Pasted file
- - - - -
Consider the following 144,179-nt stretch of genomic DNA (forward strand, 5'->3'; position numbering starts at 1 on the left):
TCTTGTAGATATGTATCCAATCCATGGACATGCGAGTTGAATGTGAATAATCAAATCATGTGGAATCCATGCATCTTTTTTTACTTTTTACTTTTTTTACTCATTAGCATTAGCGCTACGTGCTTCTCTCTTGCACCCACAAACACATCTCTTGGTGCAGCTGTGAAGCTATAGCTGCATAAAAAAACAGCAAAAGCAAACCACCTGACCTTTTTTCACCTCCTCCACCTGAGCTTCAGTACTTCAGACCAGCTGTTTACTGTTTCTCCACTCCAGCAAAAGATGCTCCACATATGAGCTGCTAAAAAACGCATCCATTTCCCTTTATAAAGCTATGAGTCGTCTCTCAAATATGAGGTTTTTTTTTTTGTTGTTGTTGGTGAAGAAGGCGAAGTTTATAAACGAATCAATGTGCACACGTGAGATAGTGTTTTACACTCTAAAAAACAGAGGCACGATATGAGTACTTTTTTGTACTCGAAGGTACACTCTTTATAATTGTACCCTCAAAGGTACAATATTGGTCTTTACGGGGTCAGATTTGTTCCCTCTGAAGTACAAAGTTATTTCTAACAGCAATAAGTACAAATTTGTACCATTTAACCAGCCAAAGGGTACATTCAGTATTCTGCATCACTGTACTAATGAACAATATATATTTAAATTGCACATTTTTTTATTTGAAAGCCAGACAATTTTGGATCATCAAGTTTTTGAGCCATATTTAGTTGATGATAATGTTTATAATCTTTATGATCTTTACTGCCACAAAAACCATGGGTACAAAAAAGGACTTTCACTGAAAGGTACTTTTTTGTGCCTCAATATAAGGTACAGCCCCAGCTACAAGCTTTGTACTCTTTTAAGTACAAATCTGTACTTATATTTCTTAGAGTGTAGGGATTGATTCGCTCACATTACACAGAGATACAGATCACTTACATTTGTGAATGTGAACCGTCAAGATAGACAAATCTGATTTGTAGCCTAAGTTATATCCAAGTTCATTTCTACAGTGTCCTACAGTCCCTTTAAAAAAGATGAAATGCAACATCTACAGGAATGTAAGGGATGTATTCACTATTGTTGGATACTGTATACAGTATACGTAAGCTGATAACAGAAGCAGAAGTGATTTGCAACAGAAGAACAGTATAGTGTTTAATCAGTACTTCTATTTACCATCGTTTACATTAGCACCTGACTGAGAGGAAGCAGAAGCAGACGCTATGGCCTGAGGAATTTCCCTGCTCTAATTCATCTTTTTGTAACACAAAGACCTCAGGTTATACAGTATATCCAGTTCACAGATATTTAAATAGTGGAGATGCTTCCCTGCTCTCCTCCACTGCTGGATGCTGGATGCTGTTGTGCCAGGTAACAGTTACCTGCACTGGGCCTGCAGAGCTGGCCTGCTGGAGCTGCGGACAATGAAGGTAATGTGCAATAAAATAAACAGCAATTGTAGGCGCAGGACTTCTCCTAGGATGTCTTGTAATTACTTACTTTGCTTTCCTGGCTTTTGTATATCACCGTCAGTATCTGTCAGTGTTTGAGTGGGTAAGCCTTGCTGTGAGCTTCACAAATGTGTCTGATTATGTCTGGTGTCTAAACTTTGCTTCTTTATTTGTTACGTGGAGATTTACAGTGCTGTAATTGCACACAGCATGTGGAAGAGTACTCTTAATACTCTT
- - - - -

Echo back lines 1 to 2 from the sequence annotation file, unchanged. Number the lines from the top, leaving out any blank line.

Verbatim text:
Consider the following 144,179-nt stretch of genomic DNA (forward strand, 5'->3'; position numbering starts at 1 on the left):
TCTTGTAGATATGTATCCAATCCATGGACATGCGAGTTGAATGTGAATAATCAAATCATGTGGAATCCATGCATCTTTTTTTACTTTTTACTTTTTTTACTCATTAGCATTAGCGCTACGTGCTTCTCTCTTGCACCCACAAACACATCTCTTGGTGCAGCTGTGAAGCTATAGCTGCATAAAAAAACAGCAAAAGCAAACCACCTGACCTTTTTTCACCTCCTCCACCTGAGCTTCAGTACTTCAGACCAGCTGTTTACTGTTTCTCCACTCCAGCAAAAGATGCTCCACATATGAGCTGCTAAAAAACGCATCCATTTCCCTTTATAAAGCTATGAGTCGTCTCTCAAATATGAGGTTTTTTTTTTTGTTGTTGTTGGTGAAGAAGGCGAAGTTTATAAACGAATCAATGTGCACACGTGAGATAGTGTTTTACACTCTAAAAAACAGAGGCACGATATGAGTACTTTTTTGTACTCGAAGGTACACTCTTTATAATTGTACCCTCAAAGGTACAATATTGGTCTTTACGGGGTCAGATTTGTTCCCTCTGAAGTACAAAGTTATTTCTAACAGCAATAAGTACAAATTTGTACCATTTAACCAGCCAAAGGGTACATTCAGTATTCTGCATCACTGTACTAATGAACAATATATATTTAAATTGCACATTTTTTTATTTGAAAGCCAGACAATTTTGGATCATCAAGTTTTTGAGCCATATTTAGTTGATGATAATGTTTATAATCTTTATGATCTTTACTGCCACAAAAACCATGGGTACAAAAAAGGACTTTCACTGAAAGGTACTTTTTTGTGCCTCAATATAAGGTACAGCCCCAGCTACAAGCTTTGTACTCTTTTAAGTACAAATCTGTACTTATATTTCTTAGAGTGTAGGGATTGATTCGCTCACATTACACAGAGATACAGATCACTTACATTTGTGAATGTGAACCGTCAAGATAGACAAATCTGATTTGTAGCCTAAGTTATATCCAAGTTCATTTCTACAGTGTCCTACAGTCCCTTTAAAAAAGATGAAATGCAACATCTACAGGAATGTAAGGGATGTATTCACTATTGTTGGATACTGTATACAGTATACGTAAGCTGATAACAGAAGCAGAAGTGATTTGCAACAGAAGAACAGTATAGTGTTTAATCAGTACTTCTATTTACCATCGTTTACATTAGCACCTGACTGAGAGGAAGCAGAAGCAGACGCTATGGCCTGAGGAATTTCCCTGCTCTAATTCATCTTTTTGTAACACAAAGACCTCAGGTTATACAGTATATCCAGTTCACAGATATTTAAATAGTGGAGATGCTTCCCTGCTCTCCTCCACTGCTGGATGCTGGATGCTGTTGTGCCAGGTAACAGTTACCTGCACTGGGCCTGCAGAGCTGGCCTGCTGGAGCTGCGGACAATGAAGGTAATGTGCAATAAAATAAACAGCAATTGTAGGCGCAGGACTTCTCCTAGGATGTCTTGTAATTACTTACTTTGCTTTCCTGGCTTTTGTATATCACCGTCAGTATCTGTCAGTGTTTGAGTGGGTAAGCCTTGCTGTGAGCTTCACAAATGTGTCTGATTATGTCTGGTGTCTAAACTTTGCTTCTTTATTTGTTACGTGGAGATTTACAGTGCTGTAATTGCACACAGCATGTGGAAGAGTACTCTTAATACTCTT